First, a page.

cfaed Seminar Series
Prof. Christoph Tegenkamp , Leibniz University of Hannover
Functionalization of epitaxially grown graphene nanostructures
, 13:00 - 14:00
Seminar Room 115 (HAL) , Hallwachsstr. 3 (HAL) , 01187 Dresden
Functionalization of graphene is an essential task for any future carbon based electronics.
In this respect graphene ribbons grown on pre-structured SiC(0001) surfaces are
interesting as they exhibit promising transport properties. Graphene ribbons grown on prestructured
SiC(0001) surfaces exhibit promising transport properties, e.g. high temperature
annealing of appropriately designed SiC-Mesa structures results in growth of sidewall
nanoribbons revealing robust ballistic transport channels with mean free path lengths up
to 16μm at 300K. The existence of edge states on zig-zag oriented ribbons is confirmed by
Raman, STM and STS measurements. Moreover, we have recently fabricated nanoconstrictions
within these wires revealing Fabry-Perot like resonance features.
Npn-structures with ballistic Klein tunneling barriers were realized by functionalizing the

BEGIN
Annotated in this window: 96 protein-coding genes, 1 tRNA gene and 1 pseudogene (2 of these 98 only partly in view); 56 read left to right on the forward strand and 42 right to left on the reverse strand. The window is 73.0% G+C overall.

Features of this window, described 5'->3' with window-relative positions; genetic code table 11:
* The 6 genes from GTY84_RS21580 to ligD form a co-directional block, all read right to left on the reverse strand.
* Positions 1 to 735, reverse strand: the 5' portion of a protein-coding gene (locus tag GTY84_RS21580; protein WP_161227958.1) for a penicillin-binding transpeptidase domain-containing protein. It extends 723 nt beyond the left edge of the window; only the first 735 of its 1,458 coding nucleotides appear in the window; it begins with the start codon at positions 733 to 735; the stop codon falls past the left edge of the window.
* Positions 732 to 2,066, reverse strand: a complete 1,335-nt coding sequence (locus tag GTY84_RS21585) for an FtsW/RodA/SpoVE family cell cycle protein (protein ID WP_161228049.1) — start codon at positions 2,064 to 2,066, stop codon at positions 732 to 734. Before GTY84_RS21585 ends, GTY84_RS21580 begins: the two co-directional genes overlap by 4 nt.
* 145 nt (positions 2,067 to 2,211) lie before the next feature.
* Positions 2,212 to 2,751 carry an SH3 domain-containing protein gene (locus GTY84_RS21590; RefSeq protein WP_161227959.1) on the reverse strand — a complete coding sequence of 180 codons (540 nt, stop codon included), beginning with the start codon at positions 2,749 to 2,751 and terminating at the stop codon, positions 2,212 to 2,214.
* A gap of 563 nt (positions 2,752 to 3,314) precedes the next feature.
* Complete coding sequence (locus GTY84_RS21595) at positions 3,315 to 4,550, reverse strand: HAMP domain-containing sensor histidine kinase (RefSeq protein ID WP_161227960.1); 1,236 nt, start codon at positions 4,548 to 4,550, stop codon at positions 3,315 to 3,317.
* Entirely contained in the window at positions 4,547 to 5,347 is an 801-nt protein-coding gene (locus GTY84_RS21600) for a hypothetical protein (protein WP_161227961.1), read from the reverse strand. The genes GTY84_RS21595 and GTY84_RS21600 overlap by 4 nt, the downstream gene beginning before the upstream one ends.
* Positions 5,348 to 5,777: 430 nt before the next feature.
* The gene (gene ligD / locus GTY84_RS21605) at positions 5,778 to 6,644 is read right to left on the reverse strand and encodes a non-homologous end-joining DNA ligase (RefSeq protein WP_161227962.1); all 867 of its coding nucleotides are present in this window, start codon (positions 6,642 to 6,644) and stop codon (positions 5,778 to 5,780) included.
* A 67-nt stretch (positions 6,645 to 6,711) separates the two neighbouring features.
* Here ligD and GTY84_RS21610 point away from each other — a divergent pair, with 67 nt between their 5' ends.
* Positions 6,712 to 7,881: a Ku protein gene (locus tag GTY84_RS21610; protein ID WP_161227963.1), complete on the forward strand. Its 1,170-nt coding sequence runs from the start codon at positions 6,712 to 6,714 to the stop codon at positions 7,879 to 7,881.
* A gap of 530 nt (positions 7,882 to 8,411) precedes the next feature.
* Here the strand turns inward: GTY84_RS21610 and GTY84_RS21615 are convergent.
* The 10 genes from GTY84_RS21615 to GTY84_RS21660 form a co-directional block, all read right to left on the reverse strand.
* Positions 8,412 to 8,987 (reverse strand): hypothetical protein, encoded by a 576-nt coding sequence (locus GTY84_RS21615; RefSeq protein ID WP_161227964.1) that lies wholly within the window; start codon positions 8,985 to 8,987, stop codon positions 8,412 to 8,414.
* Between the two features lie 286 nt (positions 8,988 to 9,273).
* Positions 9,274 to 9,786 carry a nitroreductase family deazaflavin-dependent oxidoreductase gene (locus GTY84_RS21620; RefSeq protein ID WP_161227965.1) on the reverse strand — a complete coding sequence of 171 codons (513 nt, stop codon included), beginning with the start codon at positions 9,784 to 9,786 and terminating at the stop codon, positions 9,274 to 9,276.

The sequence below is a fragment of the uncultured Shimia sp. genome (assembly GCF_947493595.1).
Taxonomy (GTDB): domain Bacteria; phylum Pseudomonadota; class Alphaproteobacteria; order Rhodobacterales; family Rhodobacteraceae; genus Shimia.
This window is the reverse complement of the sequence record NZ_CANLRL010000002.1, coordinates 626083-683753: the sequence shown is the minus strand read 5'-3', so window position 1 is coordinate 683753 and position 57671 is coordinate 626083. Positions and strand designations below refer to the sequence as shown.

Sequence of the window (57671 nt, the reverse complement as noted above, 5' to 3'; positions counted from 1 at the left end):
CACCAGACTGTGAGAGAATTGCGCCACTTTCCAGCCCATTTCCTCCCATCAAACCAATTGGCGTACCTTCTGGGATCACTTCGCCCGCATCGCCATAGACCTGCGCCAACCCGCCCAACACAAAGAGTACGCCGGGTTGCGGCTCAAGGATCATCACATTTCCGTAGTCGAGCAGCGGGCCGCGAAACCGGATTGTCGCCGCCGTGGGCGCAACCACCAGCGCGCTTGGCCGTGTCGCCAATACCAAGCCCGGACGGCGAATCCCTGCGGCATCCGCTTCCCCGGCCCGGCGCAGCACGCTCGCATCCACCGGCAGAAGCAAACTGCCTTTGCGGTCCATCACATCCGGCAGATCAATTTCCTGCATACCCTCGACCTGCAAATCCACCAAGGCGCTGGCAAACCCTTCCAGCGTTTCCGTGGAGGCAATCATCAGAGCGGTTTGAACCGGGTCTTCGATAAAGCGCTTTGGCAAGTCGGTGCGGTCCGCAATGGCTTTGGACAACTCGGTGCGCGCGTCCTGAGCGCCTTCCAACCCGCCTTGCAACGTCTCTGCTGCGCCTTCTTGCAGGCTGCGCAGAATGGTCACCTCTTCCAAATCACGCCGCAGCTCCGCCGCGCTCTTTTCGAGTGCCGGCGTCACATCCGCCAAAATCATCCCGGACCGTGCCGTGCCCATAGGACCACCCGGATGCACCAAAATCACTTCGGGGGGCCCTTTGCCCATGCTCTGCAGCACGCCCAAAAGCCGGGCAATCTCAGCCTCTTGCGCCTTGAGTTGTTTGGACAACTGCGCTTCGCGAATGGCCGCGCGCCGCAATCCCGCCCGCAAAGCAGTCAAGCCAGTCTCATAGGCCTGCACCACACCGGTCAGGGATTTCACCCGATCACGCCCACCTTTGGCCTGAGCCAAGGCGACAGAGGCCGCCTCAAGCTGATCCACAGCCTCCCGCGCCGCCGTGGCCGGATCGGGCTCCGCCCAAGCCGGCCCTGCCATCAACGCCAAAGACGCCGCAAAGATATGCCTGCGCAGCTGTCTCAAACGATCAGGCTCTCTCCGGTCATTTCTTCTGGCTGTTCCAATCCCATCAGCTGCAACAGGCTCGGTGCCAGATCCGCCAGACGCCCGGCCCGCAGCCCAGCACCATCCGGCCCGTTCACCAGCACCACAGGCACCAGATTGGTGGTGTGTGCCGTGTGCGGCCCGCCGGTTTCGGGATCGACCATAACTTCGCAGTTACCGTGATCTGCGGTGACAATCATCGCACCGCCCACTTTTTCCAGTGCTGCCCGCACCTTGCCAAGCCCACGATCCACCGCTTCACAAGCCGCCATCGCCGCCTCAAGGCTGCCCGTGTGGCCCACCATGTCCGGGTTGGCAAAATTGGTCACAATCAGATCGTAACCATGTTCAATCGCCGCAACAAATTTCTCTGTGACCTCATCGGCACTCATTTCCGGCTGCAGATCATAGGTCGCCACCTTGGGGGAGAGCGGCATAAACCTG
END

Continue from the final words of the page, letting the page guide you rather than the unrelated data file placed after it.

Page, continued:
buffer layer on top of the SiC-mesas via Ge-intercalation. Depending on the local Ge
coverage the chemical potential is either shifted above or below the Dirac point correlating
nicely with the morphology as deduced from scanning tunneling microscopy and
spectroscopy. The length of a single pn-junction is around 5 nm as revealed by spatially
resolved STS measurements and therefore, significantly lower than those induced by field
effects. In case of bipolar structures the resistance strongly depends on the inner barrier
length D. For short barriers the second junction appear transparent, a clear signature of
Christoph Tegenkamp works in the field of transport phenomena and collective
excitations in correlated matter and nanoscaled structures on surface and is
currently holder of a professorship for nano-electromechanical quantum systems at
the Leibniz University of Hannover.
He received his PhD in 2000 where he dealt with functionalization of surfaces due
adsorption of organic molecules on epitaxially grown insulating films. After his Post-
Doc time at the University of Maryland he returned to Hannover, where he
introduced novel concepts of nanostructuring to surfaces. The combination of both
top-down and bottom-up techniques is used to fabricate metallic nanostructures with
atomic precision and intriguing transport properties.
Among other systems he works currently on of atomic wires grown by self-assembly
on semiconducting surfaces, graphene nanostructures and topological insulators.
Besides fundamental aspects, e.g spin-orbit coupling in correlated materials,
application-driven and interdisciplinary topics, e.g. molecular electronics, belong to
Christoph Tegenkamp is in the editorial board of JPCM and member in various